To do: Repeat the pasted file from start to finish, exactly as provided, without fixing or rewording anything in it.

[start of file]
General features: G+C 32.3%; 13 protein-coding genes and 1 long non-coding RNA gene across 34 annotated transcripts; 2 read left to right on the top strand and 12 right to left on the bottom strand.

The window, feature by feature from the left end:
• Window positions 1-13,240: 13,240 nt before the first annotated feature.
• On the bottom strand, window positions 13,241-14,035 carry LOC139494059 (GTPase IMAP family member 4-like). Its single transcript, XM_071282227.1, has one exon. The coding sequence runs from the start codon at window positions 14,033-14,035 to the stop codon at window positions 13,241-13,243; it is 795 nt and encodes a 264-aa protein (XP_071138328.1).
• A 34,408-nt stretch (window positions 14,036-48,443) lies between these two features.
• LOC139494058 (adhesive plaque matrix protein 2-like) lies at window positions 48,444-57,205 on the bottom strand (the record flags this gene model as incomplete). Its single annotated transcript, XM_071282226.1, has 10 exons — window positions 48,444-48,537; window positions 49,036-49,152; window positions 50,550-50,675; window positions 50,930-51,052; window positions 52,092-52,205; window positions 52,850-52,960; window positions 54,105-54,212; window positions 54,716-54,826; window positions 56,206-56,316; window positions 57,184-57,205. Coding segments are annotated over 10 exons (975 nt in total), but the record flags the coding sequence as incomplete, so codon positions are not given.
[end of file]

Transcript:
General features: G+C 32.3%; 13 protein-coding genes and 1 long non-coding RNA gene across 34 annotated transcripts; 2 read left to right on the top strand and 12 right to left on the bottom strand.

The window, feature by feature from the left end:
• Window positions 1-13,240: 13,240 nt before the first annotated feature.
• On the bottom strand, window positions 13,241-14,035 carry LOC139494059 (GTPase IMAP family member 4-like). Its single transcript, XM_071282227.1, has one exon. The coding sequence runs from the start codon at window positions 14,033-14,035 to the stop codon at window positions 13,241-13,243; it is 795 nt and encodes a 264-aa protein (XP_071138328.1).
• A 34,408-nt stretch (window positions 14,036-48,443) lies between these two features.
• LOC139494058 (adhesive plaque matrix protein 2-like) lies at window positions 48,444-57,205 on the bottom strand (the record flags this gene model as incomplete). Its single annotated transcript, XM_071282226.1, has 10 exons — window positions 48,444-48,537; window positions 49,036-49,152; window positions 50,550-50,675; window positions 50,930-51,052; window positions 52,092-52,205; window positions 52,850-52,960; window positions 54,105-54,212; window positions 54,716-54,826; window positions 56,206-56,316; window positions 57,184-57,205. Coding segments are annotated over 10 exons (975 nt in total), but the record flags the coding sequence as incomplete, so codon positions are not given.